Fit to parent a differently-abled child….
For the past month or so, Erica and I have finally found a way to divvy up Maxwell’s night time routine- we take turns each week, on who puts him to bed. This week (1/14/19-1/18/19) has been my week to give him his meds and put him to bed. However, in an effort to assist Maxwell’s nurse, who’s pregnant, we’ve now added a bath to his nightly routine, opposed to him being bathed in the morning by his nurse.
Thus, after giving Max his bath for a 2nd straight night, I’ve realized how big he’s getting. If you follow our family on social media, then you know that Max doesn’t walk yet, and you also know that he’s getting bigger by the day and seemingly the moment. So, giving him a bath is no easy task, when it entails picking him up out the bed, bending down to put him in the tub, picking him up out of the tub, and then putting him in the bed. It’s difficult because we have to pick up Max and his “live weight” with no assistance from him and often times, he may stiffen up and extend. That’s the bath routine.
Similar to the bath routine, is the task of putting Maxwell in and out of the car. Unfortunately, our family has yet to purchase a handicap accessible vehicle, and not only is difficult at times with getting Maxwell in and out of his car seat, it’s also the task of lifting his wheelchair in and out of the car. Needless to say, parents and/or caregivers to differently- abled children, no matter their age have to be “fit” for this lifestyle.
As I write this blogpost, my back is hurting and my neck is stiff and to be quite honest, I don’t know if it’s due to my workout today or, giving Maxwell a bath. I surmise, it’s a little bit of both. Whenever I feel these kind of aches, I always tell myself, that I must get in better shape, in order that I may be fit enough and strong enough to do what needs to be done for Maxwell, to live a Super Mighty Life.
In closing, if you are reading this as a caregiver to a child, spouse, parent, family member, or friend— how important is fitness for you? How could living a healthier and more fit life be beneficial for you? Also, are their trainers or workouts, that could be beneficial for caregivers to work on? Lastly, I ask that you keep all caregivers in your prayers! It’s no easy responsibility.
This is My Story, This is My Song…
One of the most widely sung hymns in the African-American church tradition, has to be Blessed Assurance, at least it is at most of the churches I’ve been a part of. In my opinion, it’s such a powerful song, mainly because of the lyrics in the refrain. Song says,“This is my story, this is my song, Praising my Savior all the day long; This is my story, this is my song, Praising my Savior all the day long.”
So, here’s what stands out to me, WE ALL HAVE A STORY! WE ALL HAVE A SONG! My story may not be your story, and my song may not be your song; but it’s my story and it’s my song! You ask me, “well, what’s a story and a song?” For me, the story is made up of our experiences, hopes, hurts, trials, tribulations, and testimonies in life. Our song, are the words of praise and thanksgiving, for making it through what we experienced. Watch this, even if we’re still in the storm, we sing a song because we know we’re coming out of the storm.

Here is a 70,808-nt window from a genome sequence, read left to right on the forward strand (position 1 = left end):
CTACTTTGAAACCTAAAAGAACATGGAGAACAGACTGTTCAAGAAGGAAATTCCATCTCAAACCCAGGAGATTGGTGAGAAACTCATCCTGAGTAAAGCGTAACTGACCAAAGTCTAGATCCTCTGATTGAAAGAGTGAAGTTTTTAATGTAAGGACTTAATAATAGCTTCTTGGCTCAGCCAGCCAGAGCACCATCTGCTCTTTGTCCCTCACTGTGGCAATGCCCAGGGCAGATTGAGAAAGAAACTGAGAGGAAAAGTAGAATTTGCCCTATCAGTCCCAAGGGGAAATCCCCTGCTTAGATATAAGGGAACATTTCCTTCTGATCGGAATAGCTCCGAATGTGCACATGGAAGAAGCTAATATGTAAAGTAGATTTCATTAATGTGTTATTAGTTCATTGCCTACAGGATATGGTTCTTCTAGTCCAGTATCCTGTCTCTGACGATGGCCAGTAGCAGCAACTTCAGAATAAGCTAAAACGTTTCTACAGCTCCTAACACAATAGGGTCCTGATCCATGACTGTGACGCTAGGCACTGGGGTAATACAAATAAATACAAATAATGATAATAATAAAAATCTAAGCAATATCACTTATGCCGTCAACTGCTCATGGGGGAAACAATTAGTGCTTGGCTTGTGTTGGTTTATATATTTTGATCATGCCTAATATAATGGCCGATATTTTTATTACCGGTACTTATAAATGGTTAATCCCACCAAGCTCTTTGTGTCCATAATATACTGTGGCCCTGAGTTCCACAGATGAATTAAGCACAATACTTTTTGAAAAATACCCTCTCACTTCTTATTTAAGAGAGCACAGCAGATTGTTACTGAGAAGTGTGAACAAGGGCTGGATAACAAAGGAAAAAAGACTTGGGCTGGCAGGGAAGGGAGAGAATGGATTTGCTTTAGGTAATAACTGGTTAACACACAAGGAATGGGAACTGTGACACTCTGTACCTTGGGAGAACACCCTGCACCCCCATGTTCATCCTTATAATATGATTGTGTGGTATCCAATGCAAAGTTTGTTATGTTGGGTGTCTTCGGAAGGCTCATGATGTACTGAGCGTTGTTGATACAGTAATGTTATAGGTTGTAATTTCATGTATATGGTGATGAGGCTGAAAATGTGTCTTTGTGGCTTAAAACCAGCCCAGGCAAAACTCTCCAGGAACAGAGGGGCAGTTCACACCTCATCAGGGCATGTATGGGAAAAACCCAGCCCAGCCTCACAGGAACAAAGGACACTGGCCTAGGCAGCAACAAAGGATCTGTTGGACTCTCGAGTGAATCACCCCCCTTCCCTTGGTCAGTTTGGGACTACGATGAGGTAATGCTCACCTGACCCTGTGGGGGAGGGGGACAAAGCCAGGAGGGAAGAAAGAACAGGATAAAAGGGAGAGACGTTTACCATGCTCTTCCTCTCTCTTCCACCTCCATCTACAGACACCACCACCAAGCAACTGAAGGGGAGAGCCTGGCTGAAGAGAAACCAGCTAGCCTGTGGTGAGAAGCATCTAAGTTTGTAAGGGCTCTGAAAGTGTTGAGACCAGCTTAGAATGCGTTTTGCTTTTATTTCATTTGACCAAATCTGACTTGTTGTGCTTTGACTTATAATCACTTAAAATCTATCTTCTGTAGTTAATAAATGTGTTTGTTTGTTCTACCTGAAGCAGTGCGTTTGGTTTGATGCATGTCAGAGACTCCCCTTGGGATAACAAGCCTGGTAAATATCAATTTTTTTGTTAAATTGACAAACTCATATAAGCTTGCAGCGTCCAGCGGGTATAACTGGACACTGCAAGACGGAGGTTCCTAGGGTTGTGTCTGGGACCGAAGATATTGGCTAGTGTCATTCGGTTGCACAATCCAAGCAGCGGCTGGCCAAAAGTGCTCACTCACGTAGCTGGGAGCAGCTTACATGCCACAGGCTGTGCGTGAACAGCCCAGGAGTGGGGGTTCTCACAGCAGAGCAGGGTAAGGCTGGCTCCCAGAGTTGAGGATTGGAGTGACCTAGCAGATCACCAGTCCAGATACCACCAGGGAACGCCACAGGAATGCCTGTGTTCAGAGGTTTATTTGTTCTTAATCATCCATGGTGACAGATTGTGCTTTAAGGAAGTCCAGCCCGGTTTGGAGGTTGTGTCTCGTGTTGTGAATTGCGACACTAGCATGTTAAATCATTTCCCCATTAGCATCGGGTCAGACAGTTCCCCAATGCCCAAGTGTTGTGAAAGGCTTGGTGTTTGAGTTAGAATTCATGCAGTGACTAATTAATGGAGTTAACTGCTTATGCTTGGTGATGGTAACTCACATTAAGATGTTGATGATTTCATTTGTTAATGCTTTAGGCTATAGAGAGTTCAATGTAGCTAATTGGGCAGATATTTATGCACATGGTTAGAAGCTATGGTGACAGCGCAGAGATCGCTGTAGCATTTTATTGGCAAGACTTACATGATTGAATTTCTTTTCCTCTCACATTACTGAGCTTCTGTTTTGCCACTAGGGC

What’s the point of all this?
As men and women who have the opportunity to parent, super, mighty, and blessed children with special needs and disabilities, at some point we need to ACCEPT our story!!!!!!! Accept the fact, that your child has Cerebral Palsy! Accept the fact, that your child has Autism! Accept the fact, that your child has Down Syndrome! Accept the fact, that your child has ADHD! Accept the fact, that your child has Cystic Fibrosis! Accept the fact, that your child has Dyslexia! Accept the fact, that your child is Hearing Impaired! Accept the fact, that your child has Seizure Disorders! Accept the fact, that your child has……..!!! I’m sure by now, you get the idea. We can accept our story, because it’s our story, and it won’t change unless it’s God’s Will for it to change! At the same time, if it’s NOT God’s Will for our story to change, life won’t get better, until we accept our story!
The Good News is, once we accept our story, God will then reveal to us ways for us to find empowerment, purpose, destiny, mission, peace, and praise in our story. Then after we’re feeling empowered, purposed, destined, on mission, and peaceful, we’re now ready to sing our song of praise!
Yes, my child has Cerebral Palsy, but they’re still Super, Mighty, and Blessed!
Yes, my child has Autism, but they’re still Super, Mighty, and Blessed!
Yes, my child has Down Syndrome, but they’re still Super, Mighty, and Blessed!
Yes, my child has ADHD, but they’re still Super, Mighty, and Blessed!
Yes, my child has Cystic Fibrosis, but they’re still Super, Mighty, and Blessed!
Yes, my child has Dyslexia, but they’re still Super, Mighty, and Blessed!
Yes, my child is Hearing Impaired, but they’re still Super, Mighty, and Blessed!
Yes, my child has a Seizure Disorder, but they’re still Super, Mighty, and Blessed!
This is my song, this is my story, I’ll be praising all the day long about my child who is still Super, Mighty, and Blessed!
Love, Peace, and Blessings,